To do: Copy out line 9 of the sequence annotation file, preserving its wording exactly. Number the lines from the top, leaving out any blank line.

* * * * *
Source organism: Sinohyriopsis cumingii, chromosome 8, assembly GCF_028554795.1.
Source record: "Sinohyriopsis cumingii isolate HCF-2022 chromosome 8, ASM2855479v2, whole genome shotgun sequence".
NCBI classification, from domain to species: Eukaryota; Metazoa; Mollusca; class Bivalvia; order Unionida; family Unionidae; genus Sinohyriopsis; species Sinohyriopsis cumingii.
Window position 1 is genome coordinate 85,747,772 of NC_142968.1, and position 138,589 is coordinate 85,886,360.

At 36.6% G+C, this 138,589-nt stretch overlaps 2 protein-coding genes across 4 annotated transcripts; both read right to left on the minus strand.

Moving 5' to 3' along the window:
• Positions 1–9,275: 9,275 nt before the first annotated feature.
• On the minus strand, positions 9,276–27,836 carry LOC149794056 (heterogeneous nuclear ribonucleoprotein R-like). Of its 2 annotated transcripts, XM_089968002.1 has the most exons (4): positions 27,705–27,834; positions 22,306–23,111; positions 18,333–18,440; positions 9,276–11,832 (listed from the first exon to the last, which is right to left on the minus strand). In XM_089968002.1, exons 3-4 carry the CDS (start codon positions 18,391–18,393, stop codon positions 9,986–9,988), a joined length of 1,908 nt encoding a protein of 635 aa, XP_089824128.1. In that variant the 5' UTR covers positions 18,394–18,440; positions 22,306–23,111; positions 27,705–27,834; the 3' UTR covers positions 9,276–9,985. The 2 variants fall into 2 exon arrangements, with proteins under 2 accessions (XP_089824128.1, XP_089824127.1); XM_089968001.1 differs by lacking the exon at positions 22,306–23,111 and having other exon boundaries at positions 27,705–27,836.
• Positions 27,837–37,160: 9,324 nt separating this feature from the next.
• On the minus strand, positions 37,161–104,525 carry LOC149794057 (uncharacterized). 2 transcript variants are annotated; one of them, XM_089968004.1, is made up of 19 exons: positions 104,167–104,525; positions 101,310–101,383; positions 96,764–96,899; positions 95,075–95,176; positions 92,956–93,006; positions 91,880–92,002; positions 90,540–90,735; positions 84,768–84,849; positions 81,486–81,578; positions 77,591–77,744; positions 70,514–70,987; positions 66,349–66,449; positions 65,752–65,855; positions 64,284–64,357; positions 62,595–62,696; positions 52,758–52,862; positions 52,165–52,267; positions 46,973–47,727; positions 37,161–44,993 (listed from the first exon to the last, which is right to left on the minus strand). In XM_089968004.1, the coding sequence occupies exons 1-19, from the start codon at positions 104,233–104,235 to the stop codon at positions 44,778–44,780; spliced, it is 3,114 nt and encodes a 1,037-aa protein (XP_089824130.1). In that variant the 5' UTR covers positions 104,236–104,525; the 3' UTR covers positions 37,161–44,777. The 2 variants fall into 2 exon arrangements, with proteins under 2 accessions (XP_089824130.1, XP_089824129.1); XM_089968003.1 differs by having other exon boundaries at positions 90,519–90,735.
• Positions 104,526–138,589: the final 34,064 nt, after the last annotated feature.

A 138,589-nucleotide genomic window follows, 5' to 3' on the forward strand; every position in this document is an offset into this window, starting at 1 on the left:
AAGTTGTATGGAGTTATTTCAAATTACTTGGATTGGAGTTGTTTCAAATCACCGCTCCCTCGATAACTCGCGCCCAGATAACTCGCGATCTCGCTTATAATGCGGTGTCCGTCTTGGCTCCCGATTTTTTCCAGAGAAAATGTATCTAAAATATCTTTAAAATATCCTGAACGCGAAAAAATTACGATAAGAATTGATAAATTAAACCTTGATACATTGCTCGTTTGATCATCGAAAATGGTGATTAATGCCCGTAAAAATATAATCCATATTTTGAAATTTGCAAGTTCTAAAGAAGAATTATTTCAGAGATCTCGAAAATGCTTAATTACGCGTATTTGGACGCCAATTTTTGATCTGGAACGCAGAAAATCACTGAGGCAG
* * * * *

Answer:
• Positions 27,837–37,160: 9,324 nt separating this feature from the next.